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Few Turn Up for Zimbabwe National Day of Prayer


More people turned up to watch a soccer match Sunday in Harare than went to listen to President Robert Mugabe address Zimbabwe's first National Day Of Prayer in which he played a central role. Although some free transport was provided and the stadium was easily accessible, less than 5,000 people turned up to the well-advertised, but controversial, event.

Zimbabwe President Robert Mugabe called for unity Sunday at an event that was sparked by his invitation last month to certain churchmen to enter into a dialogue with him.

Mr. Mugabe, a Catholic, called for divine intervention to turn the country around so it could become, as he described it, "the jewel among nations".

Zimbabwe is in a crippling economic crisis with inflation at nearly 1,200 percent, the highest in the world, unemployment of 80 percent and no foreign currency for essential imports.

Most of Zimbabwe's best-known senior churchmen did not attend the day of prayer presided over by Mr. Mugabe. Neither of Zimbabwe's two Catholic archbishops were there.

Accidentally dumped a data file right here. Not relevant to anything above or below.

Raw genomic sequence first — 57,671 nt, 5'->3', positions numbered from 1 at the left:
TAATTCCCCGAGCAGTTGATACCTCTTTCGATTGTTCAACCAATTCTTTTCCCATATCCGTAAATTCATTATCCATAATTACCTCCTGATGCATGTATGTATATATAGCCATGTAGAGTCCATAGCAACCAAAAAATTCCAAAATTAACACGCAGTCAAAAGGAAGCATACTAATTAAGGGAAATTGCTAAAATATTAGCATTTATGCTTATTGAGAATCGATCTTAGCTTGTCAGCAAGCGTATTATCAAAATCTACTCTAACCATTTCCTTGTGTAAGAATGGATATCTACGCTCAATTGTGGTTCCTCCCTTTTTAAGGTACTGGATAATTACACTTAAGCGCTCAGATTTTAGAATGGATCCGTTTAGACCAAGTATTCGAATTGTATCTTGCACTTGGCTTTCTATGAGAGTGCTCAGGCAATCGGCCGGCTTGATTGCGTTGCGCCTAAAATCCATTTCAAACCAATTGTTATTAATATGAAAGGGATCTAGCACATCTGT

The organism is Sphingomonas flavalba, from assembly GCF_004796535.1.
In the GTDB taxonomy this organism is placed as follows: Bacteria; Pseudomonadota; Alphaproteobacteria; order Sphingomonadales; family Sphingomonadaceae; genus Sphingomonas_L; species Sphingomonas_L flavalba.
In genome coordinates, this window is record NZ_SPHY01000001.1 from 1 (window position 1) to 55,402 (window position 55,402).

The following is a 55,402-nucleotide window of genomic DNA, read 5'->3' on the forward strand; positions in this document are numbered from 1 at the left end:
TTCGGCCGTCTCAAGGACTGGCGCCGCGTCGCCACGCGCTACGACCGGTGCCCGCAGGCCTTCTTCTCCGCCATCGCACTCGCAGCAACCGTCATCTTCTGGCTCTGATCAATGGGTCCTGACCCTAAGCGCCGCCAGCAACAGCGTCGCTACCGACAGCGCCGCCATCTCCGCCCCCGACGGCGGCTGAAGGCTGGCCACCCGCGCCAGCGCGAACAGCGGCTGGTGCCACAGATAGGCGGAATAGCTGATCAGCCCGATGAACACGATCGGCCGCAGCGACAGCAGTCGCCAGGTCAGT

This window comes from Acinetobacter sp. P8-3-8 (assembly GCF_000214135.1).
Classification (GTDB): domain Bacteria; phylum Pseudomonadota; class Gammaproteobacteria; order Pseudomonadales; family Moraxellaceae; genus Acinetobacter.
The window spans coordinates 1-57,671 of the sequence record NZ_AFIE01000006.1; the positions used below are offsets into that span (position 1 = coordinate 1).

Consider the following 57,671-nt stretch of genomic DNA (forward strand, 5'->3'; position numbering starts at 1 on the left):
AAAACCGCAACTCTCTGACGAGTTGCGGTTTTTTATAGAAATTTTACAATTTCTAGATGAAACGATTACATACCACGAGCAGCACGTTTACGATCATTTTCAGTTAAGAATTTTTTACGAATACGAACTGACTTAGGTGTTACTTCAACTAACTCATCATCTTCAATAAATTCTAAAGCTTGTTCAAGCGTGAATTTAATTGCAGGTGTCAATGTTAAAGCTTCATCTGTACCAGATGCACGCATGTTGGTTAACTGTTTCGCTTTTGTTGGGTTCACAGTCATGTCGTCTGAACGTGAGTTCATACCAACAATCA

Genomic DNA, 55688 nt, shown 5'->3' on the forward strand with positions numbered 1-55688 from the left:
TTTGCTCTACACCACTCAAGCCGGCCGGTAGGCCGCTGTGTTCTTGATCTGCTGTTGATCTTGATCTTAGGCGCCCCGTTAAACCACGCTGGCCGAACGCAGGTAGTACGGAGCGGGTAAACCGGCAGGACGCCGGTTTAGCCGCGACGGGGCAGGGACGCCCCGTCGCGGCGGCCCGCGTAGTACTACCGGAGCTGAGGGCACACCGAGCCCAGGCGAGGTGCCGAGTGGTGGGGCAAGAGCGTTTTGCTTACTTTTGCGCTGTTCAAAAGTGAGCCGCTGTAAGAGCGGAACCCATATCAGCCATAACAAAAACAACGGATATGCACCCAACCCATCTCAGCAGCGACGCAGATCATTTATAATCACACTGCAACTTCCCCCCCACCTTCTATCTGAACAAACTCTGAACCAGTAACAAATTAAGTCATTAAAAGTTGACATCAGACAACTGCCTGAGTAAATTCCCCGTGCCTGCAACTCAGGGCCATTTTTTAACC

At the prayer day, Mr. Mugabe criticized Bulawayo Archbishop Pius Ncube, an outspoken critic of the Zanu-PF government.

Mr. Mugabe said that being a bishop does not make one a saint and that a bishop is not dearer to God than the president.

"When the church leaders start being political we regard them as political creatures and we are vicious in that area," Mr. Mugabe warned.

Mr. Mugabe's relationship with the Catholic Church has been strained since government soldiers massacred thousands of people in southern Zimbabwe in the 1980s.

The Zimbabwe Council of Churches hailed the National Day Of Prayer as a success.

Former information minister Jonathan Moyo said the prayer day had been a failure as so few people turned up. He said that Mr. Mugabe had long wanted to involve the churches in his political plans and that this effort would continue.

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